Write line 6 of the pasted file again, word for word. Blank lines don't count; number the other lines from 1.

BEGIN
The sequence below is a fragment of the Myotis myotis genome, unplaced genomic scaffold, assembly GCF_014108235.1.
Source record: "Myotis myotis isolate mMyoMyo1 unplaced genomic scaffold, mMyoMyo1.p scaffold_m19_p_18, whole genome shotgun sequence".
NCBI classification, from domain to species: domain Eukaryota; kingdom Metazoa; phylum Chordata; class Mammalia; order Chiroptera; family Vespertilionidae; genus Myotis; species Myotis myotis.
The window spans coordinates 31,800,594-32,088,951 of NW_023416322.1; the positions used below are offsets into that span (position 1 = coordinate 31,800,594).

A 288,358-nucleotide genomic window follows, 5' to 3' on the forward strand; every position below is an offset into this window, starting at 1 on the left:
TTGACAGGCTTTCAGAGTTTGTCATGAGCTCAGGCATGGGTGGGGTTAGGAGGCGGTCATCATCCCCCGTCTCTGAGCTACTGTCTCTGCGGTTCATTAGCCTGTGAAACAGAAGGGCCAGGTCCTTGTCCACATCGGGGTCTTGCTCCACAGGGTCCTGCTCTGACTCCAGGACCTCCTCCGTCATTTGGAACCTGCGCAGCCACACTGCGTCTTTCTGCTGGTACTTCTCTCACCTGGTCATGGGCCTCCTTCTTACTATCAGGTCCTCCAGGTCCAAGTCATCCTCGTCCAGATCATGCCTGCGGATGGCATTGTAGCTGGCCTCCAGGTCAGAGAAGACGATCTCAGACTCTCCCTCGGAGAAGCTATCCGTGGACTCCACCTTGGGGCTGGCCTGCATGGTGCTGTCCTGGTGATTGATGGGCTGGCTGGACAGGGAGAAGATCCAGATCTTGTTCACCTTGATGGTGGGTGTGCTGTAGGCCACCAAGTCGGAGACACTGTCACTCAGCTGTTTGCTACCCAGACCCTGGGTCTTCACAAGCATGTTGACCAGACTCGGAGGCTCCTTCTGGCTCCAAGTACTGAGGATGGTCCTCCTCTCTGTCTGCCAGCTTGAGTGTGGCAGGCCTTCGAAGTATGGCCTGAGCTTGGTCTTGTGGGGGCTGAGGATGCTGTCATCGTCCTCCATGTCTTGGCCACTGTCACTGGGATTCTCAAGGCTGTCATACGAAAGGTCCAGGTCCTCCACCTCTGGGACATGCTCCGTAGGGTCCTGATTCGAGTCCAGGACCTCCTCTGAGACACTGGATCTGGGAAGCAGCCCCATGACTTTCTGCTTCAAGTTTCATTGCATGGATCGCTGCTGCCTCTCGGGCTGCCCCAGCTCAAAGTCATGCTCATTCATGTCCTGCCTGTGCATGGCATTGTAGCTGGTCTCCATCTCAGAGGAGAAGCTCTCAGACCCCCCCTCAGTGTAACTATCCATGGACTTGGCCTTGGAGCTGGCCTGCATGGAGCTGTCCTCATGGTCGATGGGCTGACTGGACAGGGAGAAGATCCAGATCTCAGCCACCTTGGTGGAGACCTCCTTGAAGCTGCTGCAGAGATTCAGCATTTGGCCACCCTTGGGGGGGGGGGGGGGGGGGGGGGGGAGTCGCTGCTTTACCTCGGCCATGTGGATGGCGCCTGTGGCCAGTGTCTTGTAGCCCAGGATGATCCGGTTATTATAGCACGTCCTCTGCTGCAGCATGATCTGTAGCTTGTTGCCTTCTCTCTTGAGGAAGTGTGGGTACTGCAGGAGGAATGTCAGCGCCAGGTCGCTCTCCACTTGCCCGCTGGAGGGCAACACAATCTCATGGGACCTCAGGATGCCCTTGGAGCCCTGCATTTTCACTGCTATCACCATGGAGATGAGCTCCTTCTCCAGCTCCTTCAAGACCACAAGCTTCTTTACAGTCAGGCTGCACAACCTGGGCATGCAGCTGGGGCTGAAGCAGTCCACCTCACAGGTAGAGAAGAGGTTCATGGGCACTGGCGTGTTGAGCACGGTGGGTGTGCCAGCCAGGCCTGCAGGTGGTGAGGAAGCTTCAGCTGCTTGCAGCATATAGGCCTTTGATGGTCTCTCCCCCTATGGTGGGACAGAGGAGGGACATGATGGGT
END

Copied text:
TTGACAGGCTTTCAGAGTTTGTCATGAGCTCAGGCATGGGTGGGGTTAGGAGGCGGTCATCATCCCCCGTCTCTGAGCTACTGTCTCTGCGGTTCATTAGCCTGTGAAACAGAAGGGCCAGGTCCTTGTCCACATCGGGGTCTTGCTCCACAGGGTCCTGCTCTGACTCCAGGACCTCCTCCGTCATTTGGAACCTGCGCAGCCACACTGCGTCTTTCTGCTGGTACTTCTCTCACCTGGTCATGGGCCTCCTTCTTACTATCAGGTCCTCCAGGTCCAAGTCATCCTCGTCCAGATCATGCCTGCGGATGGCATTGTAGCTGGCCTCCAGGTCAGAGAAGACGATCTCAGACTCTCCCTCGGAGAAGCTATCCGTGGACTCCACCTTGGGGCTGGCCTGCATGGTGCTGTCCTGGTGATTGATGGGCTGGCTGGACAGGGAGAAGATCCAGATCTTGTTCACCTTGATGGTGGGTGTGCTGTAGGCCACCAAGTCGGAGACACTGTCACTCAGCTGTTTGCTACCCAGACCCTGGGTCTTCACAAGCATGTTGACCAGACTCGGAGGCTCCTTCTGGCTCCAAGTACTGAGGATGGTCCTCCTCTCTGTCTGCCAGCTTGAGTGTGGCAGGCCTTCGAAGTATGGCCTGAGCTTGGTCTTGTGGGGGCTGAGGATGCTGTCATCGTCCTCCATGTCTTGGCCACTGTCACTGGGATTCTCAAGGCTGTCATACGAAAGGTCCAGGTCCTCCACCTCTGGGACATGCTCCGTAGGGTCCTGATTCGAGTCCAGGACCTCCTCTGAGACACTGGATCTGGGAAGCAGCCCCATGACTTTCTGCTTCAAGTTTCATTGCATGGATCGCTGCTGCCTCTCGGGCTGCCCCAGCTCAAAGTCATGCTCATTCATGTCCTGCCTGTGCATGGCATTGTAGCTGGTCTCCATCTCAGAGGAGAAGCTCTCAGACCCCCCCTCAGTGTAACTATCCATGGACTTGGCCTTGGAGCTGGCCTGCATGGAGCTGTCCTCATGGTCGATGGGCTGACTGGACAGGGAGAAGATCCAGATCTCAGCCACCTTGGTGGAGACCTCCTTGAAGCTGCTGCAGAGATTCAGCATTTGGCCACCCTTGGGGGGGGGGGGGGGGGGGGGGGGGAGTCGCTGCTTTACCTCGGCCATGTGGATGGCGCCTGTGGCCAGTGTCTTGTAGCCCAGGATGATCCGGTTATTATAGCACGTCCTCTGCTGCAGCATGATCTGTAGCTTGTTGCCTTCTCTCTTGAGGAAGTGTGGGTACTGCAGGAGGAATGTCAGCGCCAGGTCGCTCTCCACTTGCCCGCTGGAGGGCAACACAATCTCATGGGACCTCAGGATGCCCTTGGAGCCCTGCATTTTCACTGCTATCACCATGGAGATGAGCTCCTTCTCCAGCTCCTTCAAGACCACAAGCTTCTTTACAGTCAGGCTGCACAACCTGGGCATGCAGCTGGGGCTGAAGCAGTCCACCTCACAGGTAGAGAAGAGGTTCATGGGCACTGGCGTGTTGAGCACGGTGGGTGTGCCAGCCAGGCCTGCAGGTGGTGAGGAAGCTTCAGCTGCTTGCAGCATATAGGCCTTTGATGGTCTCTCCCCCTATGGTGGGACAGAGGAGGGACATGATGGGT